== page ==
Research

2020 was the year for launching the first official projects of the Ishaq Lab, including a field project, a mouse project, and a handful of data analysis or microbial community projects.

A screenshot from a virtual lab meeting, featuring 5 women.

Early in the year, students began joining the lab, and we had our very first lab meeting, featuring Adwoa Dankwa (UM Perry lab), Alex Fahey (in the office with me), Tindall Ouverson (MSU, Menalled/Seipel lab), and Johanna Holman. Ironically, we had our first lab meeting over Zoom to facilitate students in multiple geographic areas, not suspecting we would only have virtual lab meetings this year.

The first field project was a literal one – a soil project! Because of the pandemic response in the spring and early summer, laboratory work was reduced until we could do so safely in enclosed spaces. But, we were able to launch a field project because the samples could be collected and processed by one person alone over the summer. Undergrad Nick Hershbine, who is majoring in Ecology and Environmental Sciences, has been investigating the microbial community in blueberry soil from farms around Maine. This is part of a larger project led by Dr. Lily Calderwood, and is supported by the  Wild Blueberry Commission of Maine (“Exploration of Soil Microbiota in Wild Blueberry Soils“). Nick is in the process of data analysis and interpretation, and we hope to write up the preliminary results over the winter.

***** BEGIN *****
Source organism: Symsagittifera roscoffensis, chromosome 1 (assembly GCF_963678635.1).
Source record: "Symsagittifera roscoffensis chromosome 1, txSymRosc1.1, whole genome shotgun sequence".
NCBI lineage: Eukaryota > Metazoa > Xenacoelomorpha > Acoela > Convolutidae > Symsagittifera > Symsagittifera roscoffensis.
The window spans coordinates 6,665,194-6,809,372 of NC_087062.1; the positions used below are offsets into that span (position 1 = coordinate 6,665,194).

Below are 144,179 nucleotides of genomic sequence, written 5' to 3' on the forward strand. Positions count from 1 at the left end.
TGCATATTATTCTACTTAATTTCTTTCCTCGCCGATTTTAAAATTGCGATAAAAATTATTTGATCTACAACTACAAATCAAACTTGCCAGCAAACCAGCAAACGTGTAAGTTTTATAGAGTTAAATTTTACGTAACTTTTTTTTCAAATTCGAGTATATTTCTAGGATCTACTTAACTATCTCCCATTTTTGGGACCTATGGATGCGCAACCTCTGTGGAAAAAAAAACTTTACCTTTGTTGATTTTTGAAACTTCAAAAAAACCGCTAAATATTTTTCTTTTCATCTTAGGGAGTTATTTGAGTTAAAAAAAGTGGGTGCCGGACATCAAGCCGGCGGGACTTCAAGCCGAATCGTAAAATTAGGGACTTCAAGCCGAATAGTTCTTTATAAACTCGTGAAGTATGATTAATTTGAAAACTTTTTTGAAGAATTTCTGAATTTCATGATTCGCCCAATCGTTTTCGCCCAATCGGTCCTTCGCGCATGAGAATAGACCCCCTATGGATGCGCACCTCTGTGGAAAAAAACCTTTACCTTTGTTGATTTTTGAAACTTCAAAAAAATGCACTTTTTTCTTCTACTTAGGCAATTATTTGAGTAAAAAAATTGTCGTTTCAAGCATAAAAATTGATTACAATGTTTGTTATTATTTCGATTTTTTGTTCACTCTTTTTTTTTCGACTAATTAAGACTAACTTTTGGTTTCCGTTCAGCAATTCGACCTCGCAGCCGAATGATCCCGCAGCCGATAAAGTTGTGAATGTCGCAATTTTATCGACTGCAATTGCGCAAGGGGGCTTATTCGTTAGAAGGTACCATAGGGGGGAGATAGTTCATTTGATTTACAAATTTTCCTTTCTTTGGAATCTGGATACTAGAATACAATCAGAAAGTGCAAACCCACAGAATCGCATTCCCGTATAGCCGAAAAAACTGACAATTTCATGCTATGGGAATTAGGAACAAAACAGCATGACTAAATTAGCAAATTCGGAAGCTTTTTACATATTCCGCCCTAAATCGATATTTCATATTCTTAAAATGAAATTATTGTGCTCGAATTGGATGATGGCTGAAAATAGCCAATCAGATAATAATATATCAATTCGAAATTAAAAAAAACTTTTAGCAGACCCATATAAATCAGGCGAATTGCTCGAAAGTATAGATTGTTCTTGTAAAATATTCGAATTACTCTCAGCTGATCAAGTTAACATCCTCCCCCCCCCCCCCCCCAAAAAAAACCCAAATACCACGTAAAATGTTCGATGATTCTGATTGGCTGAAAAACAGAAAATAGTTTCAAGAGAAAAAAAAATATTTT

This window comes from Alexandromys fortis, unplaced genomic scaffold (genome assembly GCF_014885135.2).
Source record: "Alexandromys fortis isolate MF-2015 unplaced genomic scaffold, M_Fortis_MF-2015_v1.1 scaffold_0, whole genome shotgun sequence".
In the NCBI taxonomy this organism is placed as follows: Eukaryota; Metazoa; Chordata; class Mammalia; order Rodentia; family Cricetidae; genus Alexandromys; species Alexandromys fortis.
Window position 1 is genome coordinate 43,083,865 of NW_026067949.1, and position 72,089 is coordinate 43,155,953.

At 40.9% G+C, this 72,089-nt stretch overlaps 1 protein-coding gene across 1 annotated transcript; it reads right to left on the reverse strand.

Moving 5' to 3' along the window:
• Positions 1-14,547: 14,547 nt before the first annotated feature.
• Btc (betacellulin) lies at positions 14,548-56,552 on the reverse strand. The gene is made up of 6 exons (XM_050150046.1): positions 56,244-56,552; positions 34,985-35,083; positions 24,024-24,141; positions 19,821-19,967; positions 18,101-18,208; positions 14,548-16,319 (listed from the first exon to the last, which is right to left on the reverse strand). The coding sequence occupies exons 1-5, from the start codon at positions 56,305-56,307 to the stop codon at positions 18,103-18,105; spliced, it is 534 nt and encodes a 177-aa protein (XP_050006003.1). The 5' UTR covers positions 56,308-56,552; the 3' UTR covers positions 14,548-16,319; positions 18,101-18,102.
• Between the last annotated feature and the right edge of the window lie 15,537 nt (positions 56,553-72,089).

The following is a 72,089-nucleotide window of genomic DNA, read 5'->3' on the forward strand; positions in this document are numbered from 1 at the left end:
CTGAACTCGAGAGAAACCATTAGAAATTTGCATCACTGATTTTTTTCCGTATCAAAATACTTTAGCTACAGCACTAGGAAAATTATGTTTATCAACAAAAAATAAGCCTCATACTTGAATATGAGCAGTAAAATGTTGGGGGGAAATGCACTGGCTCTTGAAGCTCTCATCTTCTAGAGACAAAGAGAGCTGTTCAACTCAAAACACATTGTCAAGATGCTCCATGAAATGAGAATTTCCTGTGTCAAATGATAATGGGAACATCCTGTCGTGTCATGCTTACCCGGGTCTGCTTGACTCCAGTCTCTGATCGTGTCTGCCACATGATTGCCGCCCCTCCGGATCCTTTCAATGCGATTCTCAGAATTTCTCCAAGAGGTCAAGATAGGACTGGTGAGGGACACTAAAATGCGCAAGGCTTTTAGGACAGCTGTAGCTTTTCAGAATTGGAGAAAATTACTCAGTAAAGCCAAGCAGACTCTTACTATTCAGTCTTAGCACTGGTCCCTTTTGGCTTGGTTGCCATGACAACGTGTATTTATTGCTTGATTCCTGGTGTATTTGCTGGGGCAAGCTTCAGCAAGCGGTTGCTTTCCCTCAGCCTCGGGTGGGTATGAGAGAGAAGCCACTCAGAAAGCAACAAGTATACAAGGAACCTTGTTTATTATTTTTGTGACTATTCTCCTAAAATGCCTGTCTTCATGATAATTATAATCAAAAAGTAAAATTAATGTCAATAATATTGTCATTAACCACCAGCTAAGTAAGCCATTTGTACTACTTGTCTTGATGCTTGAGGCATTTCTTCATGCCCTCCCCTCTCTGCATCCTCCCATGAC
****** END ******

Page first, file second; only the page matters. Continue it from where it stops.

The Ishaq Lab also launched its first mouse project! This is my first time managing mice, and luckily I have expert collaborators at Husson University and a stellar grad student taking the lead on those portions. I’ll be overseeing the microbial ecology aspects, done by master’s student Johanna Holman for her graduate work. Joe Balkan, a Biology undergrad at Tufts University, has been reviewing previous literature for culturing protocols, and will be joining us for two weeks over break to help with some bacterial work. Undergrad Evan Warburton, who started in the fall semester, will pick up that microbiology work from Joe at the beginning of the spring semester.

The Ishaq Lab also had its first student presentation this year, by master’s student Sarah Hosler giving a graduate seminar on her proposed research for her degree, which involves host-microbial interactions in ruminants. The first portion of laboratory work for her project will take place starting in winter break. We’re not ready to share any details, but first we will be trying out some new methodology, as well as recreating some older methodology which has fallen out of fashion.

As part of that first step, Sarah will be assisting with the Capstone project of undergrad Emily Pierce, who was awarded a UMaine CUGR undergrad fellowship to fund her work this spring. Emily will be investigating host-microbe interactions during Cryptosporidium parvum infections, something which routinely devastates newborn livestock. We had anticipated running this experiment last summer, but postponed it for safety. Emily and master’s of professional studies Alex Fahey have made good use of that delay, however, and have been spending the time reading scientific manuscripts, assembling experimental protocols, and designing their project. Alex does not need to complete a thesis for her degree, it’s more about assembling a variety of skills, so she has participated in a number of supportive activities this year.